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As millions of us continue to stay at home to stop the spread of the coronavirus, we’re bingeing more boxsets and streaming more movies than ever. Video on-demand providers like Netflix and Disney+ have seen unprecedented demand for their latest must-stream shows. But new figures show that record numbers of people are also turning to illegal methods to line-up their next boxset or blockbuster to keep them occupied during national lockdowns.

Piracy tracking firm MUSO has published new data showing that 130 billion visits were logged with pirate websites worldwide last year. As you might expect, the United States is the number one source of this eye-watering web traffic, accounting for 12.5 billion visits alone, followed by Russia (8.3 billion), China (6.9bn) and India (5.6bn). These are some of the most populous countries on the planet, so that makes sense.

However, when looking at the data for those countries with the most visits per user, Barbados is on top followed by Andorra, Georgia, and Ukraine.

Interestingly, the data shows that traditional methods of piracy, like downloading via torrents, is nowhere near the most popular method of obtaining content. As the likes of Netflix and Prime Video have popularised streaming over renting or buying physical media, illegal streaming has also become much more popular, rather than downloading individual files.

According to the annual report compiled by MUSO, some 57 percent of the 130 billion visits to piracy sites was streaming, followed by direct downloads (27 percent) and torrents (12 percent). Streaming accounts for online Netflix-style portals with access to shows and movies you’d usually have to pay to access, as well as set-top boxes powered by Kodi and other open-source software that enables third-party apps that can stream paid-for content for free.

Of course, while piracy can allow viewers to watch paid-for content channels and movies for free, that’s not always how it works. These so-called Kodi Boxes often come with a subscription component, where users need to pay a monthly cost over PayPal to keep access to copyrighted material without permission from the rights holders.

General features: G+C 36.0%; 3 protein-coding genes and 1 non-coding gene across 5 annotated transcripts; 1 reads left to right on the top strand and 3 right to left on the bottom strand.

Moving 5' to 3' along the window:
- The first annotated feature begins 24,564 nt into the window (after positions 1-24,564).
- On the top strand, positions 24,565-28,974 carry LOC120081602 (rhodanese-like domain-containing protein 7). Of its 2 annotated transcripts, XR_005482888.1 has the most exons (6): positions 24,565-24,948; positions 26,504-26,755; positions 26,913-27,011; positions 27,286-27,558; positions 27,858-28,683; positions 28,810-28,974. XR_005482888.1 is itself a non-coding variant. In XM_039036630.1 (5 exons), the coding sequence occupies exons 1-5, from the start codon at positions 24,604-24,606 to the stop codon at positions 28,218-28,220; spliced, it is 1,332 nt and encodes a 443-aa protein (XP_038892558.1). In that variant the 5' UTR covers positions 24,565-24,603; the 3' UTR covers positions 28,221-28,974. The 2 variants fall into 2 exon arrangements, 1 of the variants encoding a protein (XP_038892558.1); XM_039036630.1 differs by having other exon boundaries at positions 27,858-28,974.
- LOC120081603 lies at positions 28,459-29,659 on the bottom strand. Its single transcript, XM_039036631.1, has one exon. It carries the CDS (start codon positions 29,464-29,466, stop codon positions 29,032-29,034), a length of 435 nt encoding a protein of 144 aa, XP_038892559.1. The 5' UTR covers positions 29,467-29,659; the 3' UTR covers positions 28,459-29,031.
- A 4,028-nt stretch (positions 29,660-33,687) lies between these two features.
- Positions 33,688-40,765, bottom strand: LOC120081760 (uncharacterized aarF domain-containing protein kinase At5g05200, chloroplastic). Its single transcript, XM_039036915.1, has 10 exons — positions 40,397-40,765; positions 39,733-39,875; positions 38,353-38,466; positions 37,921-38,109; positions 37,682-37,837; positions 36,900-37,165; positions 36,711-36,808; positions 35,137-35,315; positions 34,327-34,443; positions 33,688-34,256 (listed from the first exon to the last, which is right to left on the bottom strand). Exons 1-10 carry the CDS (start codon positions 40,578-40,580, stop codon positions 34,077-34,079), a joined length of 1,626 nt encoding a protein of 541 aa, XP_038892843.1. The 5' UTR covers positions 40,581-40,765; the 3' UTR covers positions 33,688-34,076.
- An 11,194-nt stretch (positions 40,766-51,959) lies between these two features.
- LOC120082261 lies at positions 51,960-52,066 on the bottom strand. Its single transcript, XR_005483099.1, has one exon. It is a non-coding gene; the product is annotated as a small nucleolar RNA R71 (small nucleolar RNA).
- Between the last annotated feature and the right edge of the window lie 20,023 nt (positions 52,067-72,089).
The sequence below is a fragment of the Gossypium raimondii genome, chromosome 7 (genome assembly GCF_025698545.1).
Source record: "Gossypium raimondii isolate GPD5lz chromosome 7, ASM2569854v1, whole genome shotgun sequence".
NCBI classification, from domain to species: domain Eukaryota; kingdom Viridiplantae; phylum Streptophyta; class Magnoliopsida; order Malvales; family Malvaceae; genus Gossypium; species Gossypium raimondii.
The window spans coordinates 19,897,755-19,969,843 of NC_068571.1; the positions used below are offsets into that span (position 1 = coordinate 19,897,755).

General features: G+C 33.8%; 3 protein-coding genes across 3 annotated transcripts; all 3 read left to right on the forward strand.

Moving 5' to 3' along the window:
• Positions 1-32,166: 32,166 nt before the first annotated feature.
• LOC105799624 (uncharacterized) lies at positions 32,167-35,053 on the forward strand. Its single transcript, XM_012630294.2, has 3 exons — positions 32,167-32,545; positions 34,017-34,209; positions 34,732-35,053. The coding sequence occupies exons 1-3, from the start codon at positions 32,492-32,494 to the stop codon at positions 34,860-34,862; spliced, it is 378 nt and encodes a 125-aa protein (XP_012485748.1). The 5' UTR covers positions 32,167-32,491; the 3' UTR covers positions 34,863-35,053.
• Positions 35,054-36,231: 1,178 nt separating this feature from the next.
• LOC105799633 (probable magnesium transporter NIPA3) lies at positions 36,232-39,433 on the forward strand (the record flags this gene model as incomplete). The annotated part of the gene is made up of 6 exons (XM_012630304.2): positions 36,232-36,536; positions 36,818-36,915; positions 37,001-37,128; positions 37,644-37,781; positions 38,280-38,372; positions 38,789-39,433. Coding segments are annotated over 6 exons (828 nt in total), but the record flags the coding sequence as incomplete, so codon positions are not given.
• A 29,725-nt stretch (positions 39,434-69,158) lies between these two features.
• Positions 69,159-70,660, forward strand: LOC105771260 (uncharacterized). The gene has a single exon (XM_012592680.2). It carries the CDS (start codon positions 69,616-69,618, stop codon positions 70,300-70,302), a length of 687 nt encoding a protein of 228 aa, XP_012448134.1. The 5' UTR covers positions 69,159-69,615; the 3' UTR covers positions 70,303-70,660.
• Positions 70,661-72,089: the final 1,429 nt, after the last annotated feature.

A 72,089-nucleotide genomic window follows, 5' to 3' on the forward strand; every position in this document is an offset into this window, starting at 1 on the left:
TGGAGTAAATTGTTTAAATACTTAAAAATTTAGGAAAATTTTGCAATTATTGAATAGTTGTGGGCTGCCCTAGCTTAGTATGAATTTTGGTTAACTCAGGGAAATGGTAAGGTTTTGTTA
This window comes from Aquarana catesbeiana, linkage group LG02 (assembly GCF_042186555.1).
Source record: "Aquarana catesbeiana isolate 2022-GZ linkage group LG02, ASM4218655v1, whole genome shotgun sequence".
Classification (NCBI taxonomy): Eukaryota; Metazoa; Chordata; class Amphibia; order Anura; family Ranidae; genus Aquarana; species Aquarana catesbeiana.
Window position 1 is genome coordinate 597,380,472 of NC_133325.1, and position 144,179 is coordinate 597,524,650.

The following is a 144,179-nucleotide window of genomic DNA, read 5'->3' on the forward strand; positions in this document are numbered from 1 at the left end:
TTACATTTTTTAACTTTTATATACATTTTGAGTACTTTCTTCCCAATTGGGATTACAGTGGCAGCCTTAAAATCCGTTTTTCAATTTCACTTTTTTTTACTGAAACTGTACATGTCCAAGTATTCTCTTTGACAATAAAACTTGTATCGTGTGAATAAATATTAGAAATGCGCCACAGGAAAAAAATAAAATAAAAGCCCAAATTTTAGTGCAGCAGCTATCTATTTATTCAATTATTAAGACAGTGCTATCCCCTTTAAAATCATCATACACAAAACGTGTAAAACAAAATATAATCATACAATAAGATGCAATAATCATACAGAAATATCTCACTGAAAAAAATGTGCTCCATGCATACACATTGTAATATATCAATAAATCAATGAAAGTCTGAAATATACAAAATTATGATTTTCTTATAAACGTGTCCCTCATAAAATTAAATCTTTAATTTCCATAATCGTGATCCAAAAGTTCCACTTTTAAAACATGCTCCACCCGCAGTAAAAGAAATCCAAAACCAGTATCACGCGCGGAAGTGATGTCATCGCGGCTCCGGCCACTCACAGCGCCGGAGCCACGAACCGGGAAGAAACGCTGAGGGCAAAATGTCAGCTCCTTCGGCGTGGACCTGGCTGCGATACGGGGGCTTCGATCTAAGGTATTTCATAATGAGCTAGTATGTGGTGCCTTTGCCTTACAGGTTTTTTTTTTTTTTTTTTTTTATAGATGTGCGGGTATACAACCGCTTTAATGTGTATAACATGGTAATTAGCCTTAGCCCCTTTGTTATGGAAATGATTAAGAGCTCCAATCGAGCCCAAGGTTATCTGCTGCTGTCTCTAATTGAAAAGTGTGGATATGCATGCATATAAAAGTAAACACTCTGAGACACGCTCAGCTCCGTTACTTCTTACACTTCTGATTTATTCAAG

It’s worth pointing out that it is illegal to watch a stream of anything that you should be paying for – whether that’s on your laptop, mobile phone, or using a set-top box, like so-called Kodi Boxes, or torrents. Downloading and streaming (which is essentially temporarily downloading to your machine) are the same offence – despite what some still mistakenly believe – there is no legal “grey area” around streaming rather than downloading. The technology that powers torrents is not illegal – you’re welcome to share anything that you own the rights to on the service – but using the technology to obtain paid-for material for free, definitely is.

Most Internet Service Providers, ISPs, in the UK block access by default to some of the most well-known pirate repositories, like The Pirate Bay. There are also a number of ongoing campaigns to send out warning letters sent out to internet users found to be downloading content illegally – something ISPs can track with ease.

The data from MUSO about the sheer scale of piracy worldwide comes a few days after FACT published new research that revealed three out of five people in the UK (62 percent) were unaware of the hidden dangers of piracy – fraud, identity theft and malware – or its links to criminal gangs.

The research, which focused on consumer behaviour and attitudes to piracy and was commissioned by intellectual property group FACT, found that with lockdowns in place across the UK, confirmed that despite awareness of the illegalities surrounding piracy being high (76 percent) with those surveyed, the majority of consumers were unaware of broader risks associated with it.

A third (36 percent) were initially tempted to use new devices purchased during the festive season to access premium content like sports or films for free – unwittingly putting themselves, and their shiny new gadgets, at risk of the hidden dangers of piracy.

Once warned of the wider risks of fraud, identity theft and malware, as well as piracy’s links to criminal gangs, consumers admitted it changed their perceptions of piracy and those behind it. In fact, 39 percent said they would now advise friends and family against it.

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